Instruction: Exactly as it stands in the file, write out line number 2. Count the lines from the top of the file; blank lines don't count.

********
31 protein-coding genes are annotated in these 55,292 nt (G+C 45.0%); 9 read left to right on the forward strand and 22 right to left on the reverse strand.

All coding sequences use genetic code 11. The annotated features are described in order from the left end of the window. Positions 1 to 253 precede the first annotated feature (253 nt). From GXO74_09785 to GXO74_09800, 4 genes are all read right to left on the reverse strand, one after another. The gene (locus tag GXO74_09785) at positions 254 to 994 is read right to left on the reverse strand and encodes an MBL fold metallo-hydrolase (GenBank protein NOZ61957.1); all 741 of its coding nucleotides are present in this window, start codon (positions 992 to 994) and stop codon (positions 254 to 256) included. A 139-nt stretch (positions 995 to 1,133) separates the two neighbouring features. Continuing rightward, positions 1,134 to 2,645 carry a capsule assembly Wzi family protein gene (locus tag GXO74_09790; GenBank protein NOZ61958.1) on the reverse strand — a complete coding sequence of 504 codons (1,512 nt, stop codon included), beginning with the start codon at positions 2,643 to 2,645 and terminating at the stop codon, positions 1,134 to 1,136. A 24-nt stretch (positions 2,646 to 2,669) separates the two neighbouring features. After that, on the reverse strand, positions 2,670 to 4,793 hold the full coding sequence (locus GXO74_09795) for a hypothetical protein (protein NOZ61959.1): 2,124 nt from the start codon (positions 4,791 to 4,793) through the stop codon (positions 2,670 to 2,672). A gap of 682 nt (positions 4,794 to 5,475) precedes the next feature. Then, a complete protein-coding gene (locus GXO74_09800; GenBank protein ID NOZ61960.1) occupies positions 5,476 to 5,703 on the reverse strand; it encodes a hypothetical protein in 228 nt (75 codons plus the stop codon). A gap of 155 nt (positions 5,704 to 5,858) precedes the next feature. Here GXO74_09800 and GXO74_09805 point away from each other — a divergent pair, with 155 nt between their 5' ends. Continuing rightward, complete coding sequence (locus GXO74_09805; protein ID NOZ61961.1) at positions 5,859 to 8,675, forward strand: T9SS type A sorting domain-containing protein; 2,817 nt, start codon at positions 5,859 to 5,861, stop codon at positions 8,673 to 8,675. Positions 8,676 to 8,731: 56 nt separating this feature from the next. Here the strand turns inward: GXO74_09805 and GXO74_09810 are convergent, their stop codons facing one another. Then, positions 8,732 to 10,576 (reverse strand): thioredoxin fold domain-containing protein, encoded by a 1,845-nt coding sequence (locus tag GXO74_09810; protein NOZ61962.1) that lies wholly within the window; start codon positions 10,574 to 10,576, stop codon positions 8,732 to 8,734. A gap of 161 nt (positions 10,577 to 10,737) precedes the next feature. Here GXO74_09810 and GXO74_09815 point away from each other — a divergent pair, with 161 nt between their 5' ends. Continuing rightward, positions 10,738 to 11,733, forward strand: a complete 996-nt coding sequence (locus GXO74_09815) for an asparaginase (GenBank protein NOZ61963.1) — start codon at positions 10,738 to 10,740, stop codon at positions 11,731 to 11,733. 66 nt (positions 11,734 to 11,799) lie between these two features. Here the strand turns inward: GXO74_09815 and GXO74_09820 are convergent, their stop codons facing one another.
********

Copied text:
All coding sequences use genetic code 11. The annotated features are described in order from the left end of the window. Positions 1 to 253 precede the first annotated feature (253 nt). From GXO74_09785 to GXO74_09800, 4 genes are all read right to left on the reverse strand, one after another. The gene (locus tag GXO74_09785) at positions 254 to 994 is read right to left on the reverse strand and encodes an MBL fold metallo-hydrolase (GenBank protein NOZ61957.1); all 741 of its coding nucleotides are present in this window, start codon (positions 992 to 994) and stop codon (positions 254 to 256) included. A 139-nt stretch (positions 995 to 1,133) separates the two neighbouring features. Continuing rightward, positions 1,134 to 2,645 carry a capsule assembly Wzi family protein gene (locus tag GXO74_09790; GenBank protein NOZ61958.1) on the reverse strand — a complete coding sequence of 504 codons (1,512 nt, stop codon included), beginning with the start codon at positions 2,643 to 2,645 and terminating at the stop codon, positions 1,134 to 1,136. A 24-nt stretch (positions 2,646 to 2,669) separates the two neighbouring features. After that, on the reverse strand, positions 2,670 to 4,793 hold the full coding sequence (locus GXO74_09795) for a hypothetical protein (protein NOZ61959.1): 2,124 nt from the start codon (positions 4,791 to 4,793) through the stop codon (positions 2,670 to 2,672). A gap of 682 nt (positions 4,794 to 5,475) precedes the next feature. Then, a complete protein-coding gene (locus GXO74_09800; GenBank protein ID NOZ61960.1) occupies positions 5,476 to 5,703 on the reverse strand; it encodes a hypothetical protein in 228 nt (75 codons plus the stop codon). A gap of 155 nt (positions 5,704 to 5,858) precedes the next feature. Here GXO74_09800 and GXO74_09805 point away from each other — a divergent pair, with 155 nt between their 5' ends. Continuing rightward, complete coding sequence (locus GXO74_09805; protein ID NOZ61961.1) at positions 5,859 to 8,675, forward strand: T9SS type A sorting domain-containing protein; 2,817 nt, start codon at positions 5,859 to 5,861, stop codon at positions 8,673 to 8,675. Positions 8,676 to 8,731: 56 nt separating this feature from the next. Here the strand turns inward: GXO74_09805 and GXO74_09810 are convergent, their stop codons facing one another. Then, positions 8,732 to 10,576 (reverse strand): thioredoxin fold domain-containing protein, encoded by a 1,845-nt coding sequence (locus tag GXO74_09810; protein NOZ61962.1) that lies wholly within the window; start codon positions 10,574 to 10,576, stop codon positions 8,732 to 8,734. A gap of 161 nt (positions 10,577 to 10,737) precedes the next feature. Here GXO74_09810 and GXO74_09815 point away from each other — a divergent pair, with 161 nt between their 5' ends. Continuing rightward, positions 10,738 to 11,733, forward strand: a complete 996-nt coding sequence (locus GXO74_09815) for an asparaginase (GenBank protein NOZ61963.1) — start codon at positions 10,738 to 10,740, stop codon at positions 11,731 to 11,733. 66 nt (positions 11,734 to 11,799) lie between these two features. Here the strand turns inward: GXO74_09815 and GXO74_09820 are convergent, their stop codons facing one another.